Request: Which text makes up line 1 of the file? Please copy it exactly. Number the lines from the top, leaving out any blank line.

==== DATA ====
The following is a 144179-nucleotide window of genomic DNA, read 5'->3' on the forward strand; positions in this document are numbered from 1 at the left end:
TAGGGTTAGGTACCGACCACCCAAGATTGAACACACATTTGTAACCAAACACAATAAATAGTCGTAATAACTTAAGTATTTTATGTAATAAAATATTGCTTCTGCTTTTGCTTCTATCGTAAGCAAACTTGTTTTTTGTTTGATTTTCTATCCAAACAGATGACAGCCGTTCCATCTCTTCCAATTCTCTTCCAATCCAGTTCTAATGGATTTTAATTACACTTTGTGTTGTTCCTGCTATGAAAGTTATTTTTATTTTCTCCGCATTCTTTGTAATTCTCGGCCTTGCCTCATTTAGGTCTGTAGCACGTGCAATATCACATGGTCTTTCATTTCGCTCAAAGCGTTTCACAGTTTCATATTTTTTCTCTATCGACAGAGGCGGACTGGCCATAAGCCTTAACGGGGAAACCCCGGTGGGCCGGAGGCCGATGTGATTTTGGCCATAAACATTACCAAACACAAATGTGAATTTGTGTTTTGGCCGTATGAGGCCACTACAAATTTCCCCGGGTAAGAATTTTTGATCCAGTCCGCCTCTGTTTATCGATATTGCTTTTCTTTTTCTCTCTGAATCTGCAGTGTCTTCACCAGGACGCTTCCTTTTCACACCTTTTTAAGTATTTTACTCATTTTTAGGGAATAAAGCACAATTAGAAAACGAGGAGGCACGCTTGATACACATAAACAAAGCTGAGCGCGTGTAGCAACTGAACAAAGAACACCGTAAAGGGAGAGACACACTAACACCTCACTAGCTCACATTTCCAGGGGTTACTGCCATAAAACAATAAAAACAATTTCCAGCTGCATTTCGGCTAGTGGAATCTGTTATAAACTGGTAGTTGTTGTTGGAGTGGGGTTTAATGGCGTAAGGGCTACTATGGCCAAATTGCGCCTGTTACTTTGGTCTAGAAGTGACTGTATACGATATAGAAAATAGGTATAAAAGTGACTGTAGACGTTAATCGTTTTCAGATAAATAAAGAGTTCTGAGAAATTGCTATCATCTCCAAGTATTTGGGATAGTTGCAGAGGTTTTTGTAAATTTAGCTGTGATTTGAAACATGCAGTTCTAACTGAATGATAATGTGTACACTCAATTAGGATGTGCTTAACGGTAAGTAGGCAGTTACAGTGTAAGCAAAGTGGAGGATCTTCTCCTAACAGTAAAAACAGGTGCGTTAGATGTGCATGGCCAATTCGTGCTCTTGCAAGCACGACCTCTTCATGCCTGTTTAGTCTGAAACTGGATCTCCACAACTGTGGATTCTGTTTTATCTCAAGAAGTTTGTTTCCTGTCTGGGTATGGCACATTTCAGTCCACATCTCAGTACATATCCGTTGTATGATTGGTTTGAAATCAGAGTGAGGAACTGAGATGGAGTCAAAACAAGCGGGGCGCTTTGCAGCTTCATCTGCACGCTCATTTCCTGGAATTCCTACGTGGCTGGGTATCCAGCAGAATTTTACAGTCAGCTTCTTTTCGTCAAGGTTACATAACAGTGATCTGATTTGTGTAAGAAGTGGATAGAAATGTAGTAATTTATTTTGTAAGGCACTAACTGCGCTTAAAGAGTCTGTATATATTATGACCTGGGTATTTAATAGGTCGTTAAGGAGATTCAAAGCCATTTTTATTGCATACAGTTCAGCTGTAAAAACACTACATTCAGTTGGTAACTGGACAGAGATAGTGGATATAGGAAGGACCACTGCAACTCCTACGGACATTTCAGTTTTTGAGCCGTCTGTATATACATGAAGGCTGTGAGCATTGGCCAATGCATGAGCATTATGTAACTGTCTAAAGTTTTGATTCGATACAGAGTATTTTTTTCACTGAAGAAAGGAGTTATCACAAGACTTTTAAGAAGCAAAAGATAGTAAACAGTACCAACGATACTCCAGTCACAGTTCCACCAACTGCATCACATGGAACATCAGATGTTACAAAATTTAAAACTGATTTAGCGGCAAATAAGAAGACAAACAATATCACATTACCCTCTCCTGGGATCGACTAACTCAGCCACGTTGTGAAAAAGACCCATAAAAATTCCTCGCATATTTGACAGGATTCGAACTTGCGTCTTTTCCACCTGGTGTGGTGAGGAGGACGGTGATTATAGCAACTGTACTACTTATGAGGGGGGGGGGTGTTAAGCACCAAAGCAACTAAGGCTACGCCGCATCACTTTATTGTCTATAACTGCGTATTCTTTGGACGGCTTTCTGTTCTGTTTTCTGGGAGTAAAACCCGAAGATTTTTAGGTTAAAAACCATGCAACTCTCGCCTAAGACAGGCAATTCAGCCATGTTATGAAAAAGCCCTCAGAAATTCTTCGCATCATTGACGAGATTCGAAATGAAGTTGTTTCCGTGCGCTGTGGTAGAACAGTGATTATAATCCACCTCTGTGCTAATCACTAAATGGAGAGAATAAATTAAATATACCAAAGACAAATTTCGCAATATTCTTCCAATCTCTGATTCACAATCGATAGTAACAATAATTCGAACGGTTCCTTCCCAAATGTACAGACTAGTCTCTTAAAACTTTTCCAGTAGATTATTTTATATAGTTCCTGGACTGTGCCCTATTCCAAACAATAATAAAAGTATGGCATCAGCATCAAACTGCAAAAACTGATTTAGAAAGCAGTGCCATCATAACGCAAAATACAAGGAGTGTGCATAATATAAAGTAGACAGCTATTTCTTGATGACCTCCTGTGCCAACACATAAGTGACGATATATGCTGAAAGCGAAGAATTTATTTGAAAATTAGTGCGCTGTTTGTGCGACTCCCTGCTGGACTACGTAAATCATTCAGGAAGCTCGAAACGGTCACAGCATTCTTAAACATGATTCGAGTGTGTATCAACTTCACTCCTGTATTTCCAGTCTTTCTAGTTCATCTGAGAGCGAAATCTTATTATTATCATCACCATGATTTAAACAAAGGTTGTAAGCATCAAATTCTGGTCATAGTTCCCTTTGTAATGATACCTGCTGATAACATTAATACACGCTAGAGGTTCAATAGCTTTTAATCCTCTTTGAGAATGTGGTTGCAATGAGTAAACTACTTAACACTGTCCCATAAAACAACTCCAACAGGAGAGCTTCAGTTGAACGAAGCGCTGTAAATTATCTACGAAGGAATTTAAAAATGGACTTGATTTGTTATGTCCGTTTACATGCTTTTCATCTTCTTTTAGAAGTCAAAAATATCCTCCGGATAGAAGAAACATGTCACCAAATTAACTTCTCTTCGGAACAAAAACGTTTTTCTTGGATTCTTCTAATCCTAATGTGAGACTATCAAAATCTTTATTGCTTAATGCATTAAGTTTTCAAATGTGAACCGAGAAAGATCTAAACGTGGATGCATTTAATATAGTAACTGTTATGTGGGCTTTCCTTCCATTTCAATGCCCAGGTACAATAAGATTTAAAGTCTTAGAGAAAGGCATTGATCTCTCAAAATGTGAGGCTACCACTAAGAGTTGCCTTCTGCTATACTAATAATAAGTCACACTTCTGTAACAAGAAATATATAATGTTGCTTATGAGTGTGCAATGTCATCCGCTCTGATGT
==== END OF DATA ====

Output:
The following is a 144179-nucleotide window of genomic DNA, read 5'->3' on the forward strand; positions in this document are numbered from 1 at the left end: